I discussed this on my radio show earlier this month with Sports Illustrated’s Richard Deitsch (audio here, Apr. 12, 38 minute mark), and we both agree: If FS1 hires Horowitz, other dominoes could fall in the coming months that might have the network looking completely different in 2016.

Much has been written about Horowitz – following a quick exit from the Today Show, he was savaged in this Vanity Fair piece about Brian Williams – but his track record at ESPN was impressive: Created SportsNation (which the internet briefly loved!), was the only producer willing to take on Keith Olbermann upon his return to the network (another Horowitz show the internet loved!), “finding” Michelle Beadle and Charissa Thompson, and most importantly, his willingness to take embrace debate and create controversy.

And on that note, let’s hear from CNN’s Jeff Zucker, who had a memorable quote in this must-read on CNN anchor Don Lemon:

“There’s certainly a lot of interest in Don Lemon, and that’s a good thing for Don and for CNN. You know, Don is a little bit of a lightning rod. Frankly, we needed a little bit of lightning.”

And that’s what FS1 lacks, a lightning rod. Rose is a start, but if you have spent any time watching the debate shows on ESPN, you’ll see baseball isn’t a sport that is as conducive to the format as the NBA and NFL. Horowitz would begin to take the network down that road. Does FS1 want to merely exist, or does it want to pull away from CBS Sports Network and NBC Sports Network and make a run at ESPN2?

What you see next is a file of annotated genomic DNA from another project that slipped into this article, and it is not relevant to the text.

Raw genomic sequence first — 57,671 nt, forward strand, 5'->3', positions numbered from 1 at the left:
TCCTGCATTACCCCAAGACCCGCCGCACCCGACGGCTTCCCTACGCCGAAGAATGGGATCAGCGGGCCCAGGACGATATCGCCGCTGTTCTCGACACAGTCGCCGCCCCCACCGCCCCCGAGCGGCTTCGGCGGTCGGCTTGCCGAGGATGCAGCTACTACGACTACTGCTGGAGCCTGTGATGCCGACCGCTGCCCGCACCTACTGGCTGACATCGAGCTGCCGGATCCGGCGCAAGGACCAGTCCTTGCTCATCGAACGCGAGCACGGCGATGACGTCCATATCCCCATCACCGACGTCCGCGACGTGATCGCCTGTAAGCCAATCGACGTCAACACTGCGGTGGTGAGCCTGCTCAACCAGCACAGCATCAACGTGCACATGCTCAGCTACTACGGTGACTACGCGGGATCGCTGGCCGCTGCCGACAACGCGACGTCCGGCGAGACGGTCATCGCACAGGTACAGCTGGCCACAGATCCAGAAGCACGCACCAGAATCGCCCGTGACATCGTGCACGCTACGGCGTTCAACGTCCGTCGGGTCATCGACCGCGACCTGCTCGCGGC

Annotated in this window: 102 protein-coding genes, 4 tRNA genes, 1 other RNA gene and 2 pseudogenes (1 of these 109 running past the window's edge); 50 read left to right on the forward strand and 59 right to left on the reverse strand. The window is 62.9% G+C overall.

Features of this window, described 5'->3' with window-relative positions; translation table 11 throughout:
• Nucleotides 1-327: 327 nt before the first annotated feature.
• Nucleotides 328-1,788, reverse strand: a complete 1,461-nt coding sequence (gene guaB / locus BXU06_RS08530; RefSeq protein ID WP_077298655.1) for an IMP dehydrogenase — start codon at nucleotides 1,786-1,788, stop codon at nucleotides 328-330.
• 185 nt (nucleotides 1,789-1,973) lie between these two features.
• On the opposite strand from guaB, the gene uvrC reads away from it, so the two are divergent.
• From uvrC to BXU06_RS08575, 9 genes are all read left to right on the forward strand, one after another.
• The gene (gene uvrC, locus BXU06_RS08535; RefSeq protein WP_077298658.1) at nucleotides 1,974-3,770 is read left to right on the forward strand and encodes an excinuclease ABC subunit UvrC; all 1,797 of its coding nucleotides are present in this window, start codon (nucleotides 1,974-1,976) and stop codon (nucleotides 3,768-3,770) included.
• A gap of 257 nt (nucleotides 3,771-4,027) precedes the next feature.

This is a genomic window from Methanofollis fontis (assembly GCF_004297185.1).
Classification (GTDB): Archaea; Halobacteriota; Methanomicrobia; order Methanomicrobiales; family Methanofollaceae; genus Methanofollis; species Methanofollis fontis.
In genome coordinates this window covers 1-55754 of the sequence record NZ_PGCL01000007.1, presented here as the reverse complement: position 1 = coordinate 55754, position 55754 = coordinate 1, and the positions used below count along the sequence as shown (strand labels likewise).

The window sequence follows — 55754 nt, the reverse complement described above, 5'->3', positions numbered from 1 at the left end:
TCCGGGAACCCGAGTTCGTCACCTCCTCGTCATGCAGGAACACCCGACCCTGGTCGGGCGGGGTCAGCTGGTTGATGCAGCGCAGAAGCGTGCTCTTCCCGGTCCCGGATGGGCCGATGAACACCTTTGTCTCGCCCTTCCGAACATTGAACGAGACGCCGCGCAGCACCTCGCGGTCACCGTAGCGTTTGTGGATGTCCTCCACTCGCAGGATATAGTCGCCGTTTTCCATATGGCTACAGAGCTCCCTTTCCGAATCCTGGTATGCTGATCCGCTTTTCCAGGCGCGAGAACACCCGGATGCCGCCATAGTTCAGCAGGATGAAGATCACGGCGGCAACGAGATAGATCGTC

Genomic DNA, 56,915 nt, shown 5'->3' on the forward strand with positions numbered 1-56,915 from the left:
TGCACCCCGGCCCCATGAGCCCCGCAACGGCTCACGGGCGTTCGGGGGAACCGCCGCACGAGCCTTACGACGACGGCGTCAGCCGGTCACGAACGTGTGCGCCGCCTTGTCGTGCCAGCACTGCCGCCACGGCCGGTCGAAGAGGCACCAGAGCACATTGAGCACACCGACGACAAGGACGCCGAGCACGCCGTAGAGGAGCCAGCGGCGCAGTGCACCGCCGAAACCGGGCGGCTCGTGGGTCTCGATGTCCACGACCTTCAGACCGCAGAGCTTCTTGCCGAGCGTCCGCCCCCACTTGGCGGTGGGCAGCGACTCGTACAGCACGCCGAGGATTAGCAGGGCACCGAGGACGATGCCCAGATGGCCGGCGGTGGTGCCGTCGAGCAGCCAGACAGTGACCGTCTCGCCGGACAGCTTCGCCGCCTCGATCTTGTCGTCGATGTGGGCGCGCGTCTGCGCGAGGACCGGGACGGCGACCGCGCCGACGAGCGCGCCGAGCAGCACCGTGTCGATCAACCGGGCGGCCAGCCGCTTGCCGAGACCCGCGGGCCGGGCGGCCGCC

Plausible scenario: Horowitz brings over Skip Bayless and Colin Cowherd – whose contracts are up in the next 10 months – and starts stirring the debate pot. In two hires, Fox could take away ESPN’s #2 radio draw (based on revenue) and potentially put an end to First Take – another lucrative show – because Stephen A. Smith has said to more than a few people at ESPN he wouldn’t do the show without Skip.

In 2013, ESPN President John Skipper made several bold moves – hiring Keith Olbermann and Jason Whitlock, in addition to stealing Nate Silver’s site from the New York Times and giving Dan LeBatard (controversial!) a TV show and prime radio real estate.

And if Horowitz really wanted to generate headlines, what if he did something like: Instead of putting debate on in the morning, why not at 6 pm, opposite ESPN’s signature brand, Sportscenter? Or how about shaking up Fox Sports Live by changing the format to a debate show and doing away with the highlights that everyone’s already seen online?